Frightening.  Dangerous.  Outrageous. Deplorable.

We are living in a new world full of guns, violence and threats by people with guns. It is not the world of our founding fathers who saw fit to add the Second Amendment to our Bill of Rights. Those founding fathers did not anticipate the types of weapons now on our streets. The connection between the meaning of the second amendment to the reality of everyday life has been hijacked by those who want profit and control.

Let’s take a look , for example, at the connection between the sale of high powered handguns and an increase in these kind of guns found at crime scenes?:

Data collected by the Bureau of Alcohol, Tobacco, Firearms and Explosives, and obtained by The Trace, shows a sharp uptick in the number of high-caliber guns recovered by police in just the last few years. From 2012 to 2015, the number of 9mm and .40-caliber weapons found by police at crime scenes and during investigations grew by 30 and 39 percent respectively. Those were greater increases than any other commonly recovered kind of guns. While .22s are still the second most frequently recovered pistol, the quantity of these guns confiscated by police stayed virtually flat.

Criminals are obtaining powerful, higher capacity weapons in greater numbers for the same reason as police and legal buyers, says David Hureau, a SUNY-Albany sociologist who studies the illegal firearms market.

“Demand is shifting because supply is shifting,” Hureau says. “Bigger, badder guns are just more available on the secondary market.”

If you build them, they will buy them. Did the supply come first or the demand?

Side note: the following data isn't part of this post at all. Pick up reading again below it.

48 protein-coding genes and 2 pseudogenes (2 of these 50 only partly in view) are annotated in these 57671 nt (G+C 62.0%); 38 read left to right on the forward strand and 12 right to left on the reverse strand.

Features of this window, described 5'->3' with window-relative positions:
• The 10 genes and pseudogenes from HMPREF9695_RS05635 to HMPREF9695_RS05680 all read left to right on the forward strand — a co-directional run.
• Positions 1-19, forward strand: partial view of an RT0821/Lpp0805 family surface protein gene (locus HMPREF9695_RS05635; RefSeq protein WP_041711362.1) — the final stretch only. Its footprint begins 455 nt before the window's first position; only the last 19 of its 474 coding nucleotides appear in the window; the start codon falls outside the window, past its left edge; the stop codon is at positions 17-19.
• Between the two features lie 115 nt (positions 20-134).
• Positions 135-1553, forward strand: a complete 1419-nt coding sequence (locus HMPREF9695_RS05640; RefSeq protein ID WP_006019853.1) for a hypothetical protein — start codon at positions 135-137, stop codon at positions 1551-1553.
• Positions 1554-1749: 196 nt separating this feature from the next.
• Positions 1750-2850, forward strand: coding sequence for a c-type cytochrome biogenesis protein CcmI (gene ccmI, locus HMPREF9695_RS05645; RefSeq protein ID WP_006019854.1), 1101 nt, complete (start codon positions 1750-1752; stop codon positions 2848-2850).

Why do we need “badder” guns again? Why did the man who walked into the DC pizza restaurant need that AR-15 again? Self protection? Insurrection? Lunacy? Intolerance of others? Taking care of business himself? Taking the law into his own hands?

And do I need to mention again that these type of guns and weaponry are available to anyone who wants them because we do not require Brady background checks on all gun sales?

This is the “new normal” in America. Is this what we bargained for when we left the corporate gun lobby to write our policy laws about guns and gun violence? There is a connection between the ties of the gun industry to the gun lobby and to lapdog politicians who did and do their bidding.

We are not safer now. We ought to be scared enough to be ever vigilant and to hold our leaders responsible when we see the connections to violence perpetrated by weakening gun laws, bad policy and a gun culture that is out of control.

If a free press is threatened by our leader at the top, the outcome will not be a good one. If a restaurant owner is threatened and harassed by gun nut trolls the outcome will not be a good one. When more and more high powered guns are encouraged in more and more public places, the outcome will not be a good one.

Join me and others who are working on gun violence prevention and who will remain vigilant and active in promoting common sense.

For surely what I have written about above flies in the face of common sense and of the public good. The American people have a right to be protected from insidious and dangerous people who would do them harm based on false conspiracy theories and dangerous rhetoric from the NRA and our leaders. If our own leaders will not keep us safe from devastating shootings and violence, who will?